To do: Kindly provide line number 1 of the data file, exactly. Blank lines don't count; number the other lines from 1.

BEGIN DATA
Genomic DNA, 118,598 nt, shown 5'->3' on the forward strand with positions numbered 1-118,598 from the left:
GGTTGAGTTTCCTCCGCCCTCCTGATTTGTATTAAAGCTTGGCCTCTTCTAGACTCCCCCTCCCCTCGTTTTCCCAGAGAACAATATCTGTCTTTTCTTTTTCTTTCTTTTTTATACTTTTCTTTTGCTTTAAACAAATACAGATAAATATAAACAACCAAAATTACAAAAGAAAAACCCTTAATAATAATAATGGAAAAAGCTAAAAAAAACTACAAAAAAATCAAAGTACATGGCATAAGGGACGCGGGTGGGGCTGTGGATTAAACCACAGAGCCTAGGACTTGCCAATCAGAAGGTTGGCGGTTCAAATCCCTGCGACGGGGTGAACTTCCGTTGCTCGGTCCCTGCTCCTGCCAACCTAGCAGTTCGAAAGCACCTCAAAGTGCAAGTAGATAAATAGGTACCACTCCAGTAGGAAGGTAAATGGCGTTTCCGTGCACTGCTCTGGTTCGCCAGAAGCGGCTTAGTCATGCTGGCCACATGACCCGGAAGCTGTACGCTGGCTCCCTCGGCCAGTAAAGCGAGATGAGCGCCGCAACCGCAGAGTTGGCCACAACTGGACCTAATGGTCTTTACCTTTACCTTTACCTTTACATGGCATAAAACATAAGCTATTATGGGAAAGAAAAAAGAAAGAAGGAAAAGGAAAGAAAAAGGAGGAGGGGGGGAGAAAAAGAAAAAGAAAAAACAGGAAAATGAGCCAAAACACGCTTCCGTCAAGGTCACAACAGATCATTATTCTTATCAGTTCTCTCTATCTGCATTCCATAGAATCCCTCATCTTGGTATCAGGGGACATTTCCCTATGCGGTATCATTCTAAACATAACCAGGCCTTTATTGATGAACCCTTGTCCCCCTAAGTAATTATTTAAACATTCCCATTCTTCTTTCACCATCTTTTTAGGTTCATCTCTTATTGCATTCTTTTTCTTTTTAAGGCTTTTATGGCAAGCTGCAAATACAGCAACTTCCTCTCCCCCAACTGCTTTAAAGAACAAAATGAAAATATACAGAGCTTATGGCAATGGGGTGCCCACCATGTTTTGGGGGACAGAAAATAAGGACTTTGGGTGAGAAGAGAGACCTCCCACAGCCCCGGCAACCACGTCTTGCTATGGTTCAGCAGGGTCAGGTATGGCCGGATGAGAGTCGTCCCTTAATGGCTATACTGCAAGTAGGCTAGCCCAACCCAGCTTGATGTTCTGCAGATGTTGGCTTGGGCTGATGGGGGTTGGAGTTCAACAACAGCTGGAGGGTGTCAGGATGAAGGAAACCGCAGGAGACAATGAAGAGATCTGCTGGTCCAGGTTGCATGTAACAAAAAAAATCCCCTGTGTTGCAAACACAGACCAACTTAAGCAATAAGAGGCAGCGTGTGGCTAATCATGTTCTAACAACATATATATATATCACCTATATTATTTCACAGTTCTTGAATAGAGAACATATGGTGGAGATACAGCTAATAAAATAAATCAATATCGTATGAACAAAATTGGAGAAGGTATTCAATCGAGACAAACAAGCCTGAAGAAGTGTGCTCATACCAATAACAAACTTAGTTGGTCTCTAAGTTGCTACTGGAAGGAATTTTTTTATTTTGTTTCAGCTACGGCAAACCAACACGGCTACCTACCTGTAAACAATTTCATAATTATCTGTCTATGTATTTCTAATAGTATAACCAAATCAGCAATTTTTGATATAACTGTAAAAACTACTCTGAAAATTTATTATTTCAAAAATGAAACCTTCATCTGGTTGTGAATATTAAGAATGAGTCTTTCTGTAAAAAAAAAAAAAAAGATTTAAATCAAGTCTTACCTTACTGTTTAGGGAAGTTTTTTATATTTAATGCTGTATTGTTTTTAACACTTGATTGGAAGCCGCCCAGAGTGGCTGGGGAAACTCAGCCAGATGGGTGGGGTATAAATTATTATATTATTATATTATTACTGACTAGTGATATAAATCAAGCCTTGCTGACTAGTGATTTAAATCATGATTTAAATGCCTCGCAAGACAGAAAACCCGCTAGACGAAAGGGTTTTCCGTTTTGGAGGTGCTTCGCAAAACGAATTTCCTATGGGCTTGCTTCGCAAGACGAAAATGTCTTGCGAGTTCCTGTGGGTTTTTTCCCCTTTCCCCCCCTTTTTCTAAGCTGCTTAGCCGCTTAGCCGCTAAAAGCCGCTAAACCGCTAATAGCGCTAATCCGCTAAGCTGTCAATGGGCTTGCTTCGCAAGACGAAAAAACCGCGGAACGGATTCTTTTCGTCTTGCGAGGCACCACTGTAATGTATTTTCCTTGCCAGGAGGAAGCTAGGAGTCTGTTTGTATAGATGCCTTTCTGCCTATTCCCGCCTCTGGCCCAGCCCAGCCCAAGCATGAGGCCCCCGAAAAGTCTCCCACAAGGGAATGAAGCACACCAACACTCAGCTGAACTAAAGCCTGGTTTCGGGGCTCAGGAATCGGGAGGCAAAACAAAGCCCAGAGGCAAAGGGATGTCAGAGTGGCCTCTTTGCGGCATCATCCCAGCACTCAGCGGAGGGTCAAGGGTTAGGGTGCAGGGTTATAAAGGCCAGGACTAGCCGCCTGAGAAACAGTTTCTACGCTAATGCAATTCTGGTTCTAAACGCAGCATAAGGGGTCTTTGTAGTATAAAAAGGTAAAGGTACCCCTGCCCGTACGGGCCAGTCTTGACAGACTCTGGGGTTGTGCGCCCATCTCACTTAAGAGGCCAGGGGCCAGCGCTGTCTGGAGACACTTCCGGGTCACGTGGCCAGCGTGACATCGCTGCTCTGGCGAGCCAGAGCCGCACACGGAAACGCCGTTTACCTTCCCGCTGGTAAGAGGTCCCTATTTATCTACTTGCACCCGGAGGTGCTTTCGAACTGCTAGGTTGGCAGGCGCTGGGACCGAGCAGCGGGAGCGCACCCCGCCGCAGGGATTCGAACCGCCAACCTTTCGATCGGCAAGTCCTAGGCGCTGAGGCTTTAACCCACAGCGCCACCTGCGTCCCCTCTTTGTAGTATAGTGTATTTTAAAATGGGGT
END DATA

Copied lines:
Genomic DNA, 118,598 nt, shown 5'->3' on the forward strand with positions numbered 1-118,598 from the left: